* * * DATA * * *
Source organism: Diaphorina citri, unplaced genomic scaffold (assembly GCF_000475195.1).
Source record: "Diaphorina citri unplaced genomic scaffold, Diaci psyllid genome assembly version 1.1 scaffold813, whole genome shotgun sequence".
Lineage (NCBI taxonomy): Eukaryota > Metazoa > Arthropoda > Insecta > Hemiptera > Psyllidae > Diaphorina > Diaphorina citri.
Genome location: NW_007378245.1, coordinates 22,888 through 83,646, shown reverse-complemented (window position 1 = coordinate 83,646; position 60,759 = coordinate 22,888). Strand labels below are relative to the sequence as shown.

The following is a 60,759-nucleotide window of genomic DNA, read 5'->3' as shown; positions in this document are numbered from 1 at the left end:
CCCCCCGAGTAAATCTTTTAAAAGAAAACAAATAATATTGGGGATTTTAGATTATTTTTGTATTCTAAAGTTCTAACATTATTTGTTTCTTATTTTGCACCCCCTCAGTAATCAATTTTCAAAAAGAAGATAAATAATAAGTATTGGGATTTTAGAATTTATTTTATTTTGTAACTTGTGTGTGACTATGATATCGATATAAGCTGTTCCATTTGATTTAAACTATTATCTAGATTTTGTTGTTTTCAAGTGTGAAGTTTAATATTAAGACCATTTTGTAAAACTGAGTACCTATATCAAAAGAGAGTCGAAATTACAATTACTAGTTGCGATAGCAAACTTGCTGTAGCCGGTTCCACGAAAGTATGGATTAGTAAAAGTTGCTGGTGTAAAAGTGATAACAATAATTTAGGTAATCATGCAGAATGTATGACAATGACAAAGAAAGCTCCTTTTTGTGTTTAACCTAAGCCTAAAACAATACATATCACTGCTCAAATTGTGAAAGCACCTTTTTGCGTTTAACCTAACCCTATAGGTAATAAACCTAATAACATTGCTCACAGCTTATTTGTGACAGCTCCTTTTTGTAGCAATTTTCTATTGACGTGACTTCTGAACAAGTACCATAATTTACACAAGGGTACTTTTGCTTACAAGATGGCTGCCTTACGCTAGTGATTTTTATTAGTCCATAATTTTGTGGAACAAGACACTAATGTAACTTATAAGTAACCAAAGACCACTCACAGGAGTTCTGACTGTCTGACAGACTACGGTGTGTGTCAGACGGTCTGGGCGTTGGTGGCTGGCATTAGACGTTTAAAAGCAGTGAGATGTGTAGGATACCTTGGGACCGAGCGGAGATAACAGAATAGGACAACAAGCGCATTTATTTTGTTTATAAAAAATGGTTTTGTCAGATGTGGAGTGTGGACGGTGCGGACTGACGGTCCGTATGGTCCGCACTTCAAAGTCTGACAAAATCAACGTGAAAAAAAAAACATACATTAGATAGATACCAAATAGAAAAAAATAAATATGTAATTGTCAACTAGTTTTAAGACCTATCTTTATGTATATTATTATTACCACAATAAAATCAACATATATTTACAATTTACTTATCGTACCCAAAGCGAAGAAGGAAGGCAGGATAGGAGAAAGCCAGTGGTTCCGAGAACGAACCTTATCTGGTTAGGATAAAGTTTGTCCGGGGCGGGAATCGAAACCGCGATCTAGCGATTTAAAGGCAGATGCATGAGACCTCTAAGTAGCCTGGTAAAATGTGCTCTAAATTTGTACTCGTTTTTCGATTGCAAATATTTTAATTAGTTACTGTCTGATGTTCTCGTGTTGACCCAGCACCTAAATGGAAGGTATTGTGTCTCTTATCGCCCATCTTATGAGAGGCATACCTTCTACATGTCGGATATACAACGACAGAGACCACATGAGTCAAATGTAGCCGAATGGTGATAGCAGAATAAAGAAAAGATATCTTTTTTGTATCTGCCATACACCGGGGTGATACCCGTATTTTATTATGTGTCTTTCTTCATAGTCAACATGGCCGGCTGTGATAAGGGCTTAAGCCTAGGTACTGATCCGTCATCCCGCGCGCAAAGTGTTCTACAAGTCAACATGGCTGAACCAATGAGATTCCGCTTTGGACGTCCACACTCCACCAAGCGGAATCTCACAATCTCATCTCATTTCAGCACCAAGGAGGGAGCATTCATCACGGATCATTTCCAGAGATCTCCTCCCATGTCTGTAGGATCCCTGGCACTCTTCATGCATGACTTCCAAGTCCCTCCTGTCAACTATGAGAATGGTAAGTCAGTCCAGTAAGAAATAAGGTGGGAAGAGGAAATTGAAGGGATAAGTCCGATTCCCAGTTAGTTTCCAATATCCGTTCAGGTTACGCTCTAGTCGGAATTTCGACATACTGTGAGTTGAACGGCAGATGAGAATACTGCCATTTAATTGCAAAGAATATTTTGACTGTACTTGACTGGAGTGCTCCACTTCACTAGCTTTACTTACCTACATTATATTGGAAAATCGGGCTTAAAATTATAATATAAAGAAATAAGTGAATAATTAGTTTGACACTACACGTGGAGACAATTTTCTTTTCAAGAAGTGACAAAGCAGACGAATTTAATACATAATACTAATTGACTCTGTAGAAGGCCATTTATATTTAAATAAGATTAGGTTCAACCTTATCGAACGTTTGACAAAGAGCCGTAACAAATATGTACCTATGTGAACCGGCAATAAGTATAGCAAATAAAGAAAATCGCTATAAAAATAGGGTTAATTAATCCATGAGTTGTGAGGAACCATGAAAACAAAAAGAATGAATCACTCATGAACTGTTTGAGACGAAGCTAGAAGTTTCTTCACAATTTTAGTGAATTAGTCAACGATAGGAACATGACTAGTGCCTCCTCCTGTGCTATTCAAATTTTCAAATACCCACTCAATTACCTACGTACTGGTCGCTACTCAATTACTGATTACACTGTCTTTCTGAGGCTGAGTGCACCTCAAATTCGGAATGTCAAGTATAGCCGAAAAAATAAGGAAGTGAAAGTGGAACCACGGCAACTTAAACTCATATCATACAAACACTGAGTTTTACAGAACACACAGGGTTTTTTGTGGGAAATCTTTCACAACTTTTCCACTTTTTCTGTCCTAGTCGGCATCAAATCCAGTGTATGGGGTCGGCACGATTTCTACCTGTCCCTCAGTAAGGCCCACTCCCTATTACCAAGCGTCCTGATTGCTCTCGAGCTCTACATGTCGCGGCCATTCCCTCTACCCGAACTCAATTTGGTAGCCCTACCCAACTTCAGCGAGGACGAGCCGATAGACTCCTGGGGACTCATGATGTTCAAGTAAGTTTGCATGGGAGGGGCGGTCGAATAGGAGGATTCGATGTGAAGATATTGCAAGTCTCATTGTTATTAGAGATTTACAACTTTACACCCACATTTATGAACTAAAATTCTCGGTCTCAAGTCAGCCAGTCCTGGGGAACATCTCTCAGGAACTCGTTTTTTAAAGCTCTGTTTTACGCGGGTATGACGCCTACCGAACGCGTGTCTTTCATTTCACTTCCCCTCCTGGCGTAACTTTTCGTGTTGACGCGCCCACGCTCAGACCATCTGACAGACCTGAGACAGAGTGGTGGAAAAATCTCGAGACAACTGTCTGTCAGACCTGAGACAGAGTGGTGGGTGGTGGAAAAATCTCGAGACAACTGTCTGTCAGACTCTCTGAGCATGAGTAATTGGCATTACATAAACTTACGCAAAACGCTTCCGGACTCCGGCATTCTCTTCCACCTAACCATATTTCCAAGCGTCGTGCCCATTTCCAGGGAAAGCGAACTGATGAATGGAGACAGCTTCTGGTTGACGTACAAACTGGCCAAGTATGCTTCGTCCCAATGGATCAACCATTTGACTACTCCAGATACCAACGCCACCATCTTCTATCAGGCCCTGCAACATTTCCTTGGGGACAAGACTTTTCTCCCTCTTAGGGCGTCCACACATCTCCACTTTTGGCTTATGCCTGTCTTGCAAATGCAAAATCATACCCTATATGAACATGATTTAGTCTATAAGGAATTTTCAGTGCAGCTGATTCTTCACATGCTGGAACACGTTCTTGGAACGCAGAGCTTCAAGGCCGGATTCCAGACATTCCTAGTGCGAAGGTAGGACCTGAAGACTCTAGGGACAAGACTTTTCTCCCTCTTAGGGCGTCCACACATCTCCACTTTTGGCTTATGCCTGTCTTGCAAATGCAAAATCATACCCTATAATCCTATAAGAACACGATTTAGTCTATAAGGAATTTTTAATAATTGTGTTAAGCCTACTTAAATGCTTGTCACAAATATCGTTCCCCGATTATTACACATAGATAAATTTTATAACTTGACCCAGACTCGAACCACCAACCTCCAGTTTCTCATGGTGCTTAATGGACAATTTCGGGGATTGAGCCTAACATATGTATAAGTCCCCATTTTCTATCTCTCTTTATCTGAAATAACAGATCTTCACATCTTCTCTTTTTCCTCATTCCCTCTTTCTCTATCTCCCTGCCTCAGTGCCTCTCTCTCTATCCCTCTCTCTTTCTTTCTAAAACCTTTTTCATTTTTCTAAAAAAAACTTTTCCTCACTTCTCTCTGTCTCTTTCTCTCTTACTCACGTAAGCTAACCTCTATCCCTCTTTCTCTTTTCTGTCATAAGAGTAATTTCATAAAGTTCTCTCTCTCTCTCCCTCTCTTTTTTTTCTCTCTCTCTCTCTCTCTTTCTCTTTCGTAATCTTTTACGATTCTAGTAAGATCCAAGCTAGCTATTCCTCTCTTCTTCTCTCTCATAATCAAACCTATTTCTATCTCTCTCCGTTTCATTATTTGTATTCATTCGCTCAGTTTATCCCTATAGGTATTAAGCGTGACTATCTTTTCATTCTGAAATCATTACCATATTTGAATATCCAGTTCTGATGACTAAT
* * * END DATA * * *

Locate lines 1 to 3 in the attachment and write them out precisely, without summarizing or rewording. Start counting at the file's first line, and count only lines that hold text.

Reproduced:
Source organism: Diaphorina citri, unplaced genomic scaffold (assembly GCF_000475195.1).
Source record: "Diaphorina citri unplaced genomic scaffold, Diaci psyllid genome assembly version 1.1 scaffold813, whole genome shotgun sequence".
Lineage (NCBI taxonomy): Eukaryota > Metazoa > Arthropoda > Insecta > Hemiptera > Psyllidae > Diaphorina > Diaphorina citri.